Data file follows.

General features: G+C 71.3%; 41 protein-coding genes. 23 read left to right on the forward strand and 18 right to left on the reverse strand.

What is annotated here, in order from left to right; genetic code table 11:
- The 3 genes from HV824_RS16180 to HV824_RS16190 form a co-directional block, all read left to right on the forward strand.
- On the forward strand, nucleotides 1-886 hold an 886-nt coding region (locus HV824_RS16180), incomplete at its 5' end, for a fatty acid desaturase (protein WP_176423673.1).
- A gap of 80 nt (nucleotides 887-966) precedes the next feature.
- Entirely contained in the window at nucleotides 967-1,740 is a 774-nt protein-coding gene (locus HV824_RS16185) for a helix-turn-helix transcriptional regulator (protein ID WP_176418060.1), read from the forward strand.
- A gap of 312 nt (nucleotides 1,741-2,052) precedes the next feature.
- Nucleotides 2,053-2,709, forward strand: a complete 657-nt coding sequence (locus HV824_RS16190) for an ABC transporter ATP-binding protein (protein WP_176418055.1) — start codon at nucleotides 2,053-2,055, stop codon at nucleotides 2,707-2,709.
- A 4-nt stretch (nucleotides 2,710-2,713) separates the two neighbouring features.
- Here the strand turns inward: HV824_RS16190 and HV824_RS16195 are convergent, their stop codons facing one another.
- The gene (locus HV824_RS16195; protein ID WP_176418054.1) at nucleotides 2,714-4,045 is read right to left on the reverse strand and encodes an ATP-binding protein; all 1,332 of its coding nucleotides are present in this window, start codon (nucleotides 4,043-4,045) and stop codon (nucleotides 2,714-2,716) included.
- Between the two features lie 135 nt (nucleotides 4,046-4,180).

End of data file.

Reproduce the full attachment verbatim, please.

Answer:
General features: G+C 71.3%; 41 protein-coding genes. 23 read left to right on the forward strand and 18 right to left on the reverse strand.

What is annotated here, in order from left to right; genetic code table 11:
- The 3 genes from HV824_RS16180 to HV824_RS16190 form a co-directional block, all read left to right on the forward strand.
- On the forward strand, nucleotides 1-886 hold an 886-nt coding region (locus HV824_RS16180), incomplete at its 5' end, for a fatty acid desaturase (protein WP_176423673.1).
- A gap of 80 nt (nucleotides 887-966) precedes the next feature.
- Entirely contained in the window at nucleotides 967-1,740 is a 774-nt protein-coding gene (locus HV824_RS16185) for a helix-turn-helix transcriptional regulator (protein ID WP_176418060.1), read from the forward strand.
- A gap of 312 nt (nucleotides 1,741-2,052) precedes the next feature.
- Nucleotides 2,053-2,709, forward strand: a complete 657-nt coding sequence (locus HV824_RS16190) for an ABC transporter ATP-binding protein (protein WP_176418055.1) — start codon at nucleotides 2,053-2,055, stop codon at nucleotides 2,707-2,709.
- A 4-nt stretch (nucleotides 2,710-2,713) separates the two neighbouring features.
- Here the strand turns inward: HV824_RS16190 and HV824_RS16195 are convergent, their stop codons facing one another.
- The gene (locus HV824_RS16195; protein ID WP_176418054.1) at nucleotides 2,714-4,045 is read right to left on the reverse strand and encodes an ATP-binding protein; all 1,332 of its coding nucleotides are present in this window, start codon (nucleotides 4,043-4,045) and stop codon (nucleotides 2,714-2,716) included.
- Between the two features lie 135 nt (nucleotides 4,046-4,180).